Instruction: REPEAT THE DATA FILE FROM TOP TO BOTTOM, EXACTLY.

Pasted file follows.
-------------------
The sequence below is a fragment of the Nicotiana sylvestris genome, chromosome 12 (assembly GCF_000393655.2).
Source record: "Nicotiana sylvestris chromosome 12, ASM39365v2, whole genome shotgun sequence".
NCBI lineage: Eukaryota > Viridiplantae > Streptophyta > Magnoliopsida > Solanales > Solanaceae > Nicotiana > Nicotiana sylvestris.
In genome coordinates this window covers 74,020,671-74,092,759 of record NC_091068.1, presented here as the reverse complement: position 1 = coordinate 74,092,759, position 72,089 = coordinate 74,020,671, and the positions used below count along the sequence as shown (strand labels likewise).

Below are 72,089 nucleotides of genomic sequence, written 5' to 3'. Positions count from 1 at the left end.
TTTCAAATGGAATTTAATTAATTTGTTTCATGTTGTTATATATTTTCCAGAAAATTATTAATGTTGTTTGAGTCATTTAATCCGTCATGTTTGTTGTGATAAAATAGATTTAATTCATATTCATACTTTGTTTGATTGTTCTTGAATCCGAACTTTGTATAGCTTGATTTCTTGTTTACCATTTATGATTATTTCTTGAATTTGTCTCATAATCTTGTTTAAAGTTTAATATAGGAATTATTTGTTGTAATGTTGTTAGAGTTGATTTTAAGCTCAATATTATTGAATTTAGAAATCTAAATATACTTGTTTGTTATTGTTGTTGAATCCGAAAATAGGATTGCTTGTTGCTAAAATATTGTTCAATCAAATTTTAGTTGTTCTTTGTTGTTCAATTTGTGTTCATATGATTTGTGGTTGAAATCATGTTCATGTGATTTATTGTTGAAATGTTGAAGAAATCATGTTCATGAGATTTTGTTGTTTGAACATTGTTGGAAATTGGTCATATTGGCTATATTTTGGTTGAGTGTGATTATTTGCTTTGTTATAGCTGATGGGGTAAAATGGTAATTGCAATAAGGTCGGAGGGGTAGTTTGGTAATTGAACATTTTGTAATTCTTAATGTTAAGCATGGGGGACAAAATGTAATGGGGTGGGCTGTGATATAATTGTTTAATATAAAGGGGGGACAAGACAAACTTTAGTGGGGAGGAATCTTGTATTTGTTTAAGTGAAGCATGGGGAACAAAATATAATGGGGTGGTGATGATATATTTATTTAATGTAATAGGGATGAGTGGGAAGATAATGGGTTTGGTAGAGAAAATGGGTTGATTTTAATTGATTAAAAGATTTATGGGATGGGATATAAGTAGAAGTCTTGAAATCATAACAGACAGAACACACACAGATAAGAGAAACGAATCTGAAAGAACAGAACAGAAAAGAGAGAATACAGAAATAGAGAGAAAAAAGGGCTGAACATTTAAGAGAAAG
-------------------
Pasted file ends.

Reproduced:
The sequence below is a fragment of the Nicotiana sylvestris genome, chromosome 12 (assembly GCF_000393655.2).
Source record: "Nicotiana sylvestris chromosome 12, ASM39365v2, whole genome shotgun sequence".
NCBI lineage: Eukaryota > Viridiplantae > Streptophyta > Magnoliopsida > Solanales > Solanaceae > Nicotiana > Nicotiana sylvestris.
In genome coordinates this window covers 74,020,671-74,092,759 of record NC_091068.1, presented here as the reverse complement: position 1 = coordinate 74,092,759, position 72,089 = coordinate 74,020,671, and the positions used below count along the sequence as shown (strand labels likewise).

Below are 72,089 nucleotides of genomic sequence, written 5' to 3'. Positions count from 1 at the left end.
TTTCAAATGGAATTTAATTAATTTGTTTCATGTTGTTATATATTTTCCAGAAAATTATTAATGTTGTTTGAGTCATTTAATCCGTCATGTTTGTTGTGATAAAATAGATTTAATTCATATTCATACTTTGTTTGATTGTTCTTGAATCCGAACTTTGTATAGCTTGATTTCTTGTTTACCATTTATGATTATTTCTTGAATTTGTCTCATAATCTTGTTTAAAGTTTAATATAGGAATTATTTGTTGTAATGTTGTTAGAGTTGATTTTAAGCTCAATATTATTGAATTTAGAAATCTAAATATACTTGTTTGTTATTGTTGTTGAATCCGAAAATAGGATTGCTTGTTGCTAAAATATTGTTCAATCAAATTTTAGTTGTTCTTTGTTGTTCAATTTGTGTTCATATGATTTGTGGTTGAAATCATGTTCATGTGATTTATTGTTGAAATGTTGAAGAAATCATGTTCATGAGATTTTGTTGTTTGAACATTGTTGGAAATTGGTCATATTGGCTATATTTTGGTTGAGTGTGATTATTTGCTTTGTTATAGCTGATGGGGTAAAATGGTAATTGCAATAAGGTCGGAGGGGTAGTTTGGTAATTGAACATTTTGTAATTCTTAATGTTAAGCATGGGGGACAAAATGTAATGGGGTGGGCTGTGATATAATTGTTTAATATAAAGGGGGGACAAGACAAACTTTAGTGGGGAGGAATCTTGTATTTGTTTAAGTGAAGCATGGGGAACAAAATATAATGGGGTGGTGATGATATATTTATTTAATGTAATAGGGATGAGTGGGAAGATAATGGGTTTGGTAGAGAAAATGGGTTGATTTTAATTGATTAAAAGATTTATGGGATGGGATATAAGTAGAAGTCTTGAAATCATAACAGACAGAACACACACAGATAAGAGAAACGAATCTGAAAGAACAGAACAGAAAAGAGAGAATACAGAAATAGAGAGAAAAAAGGGCTGAACATTTAAGAGAAAG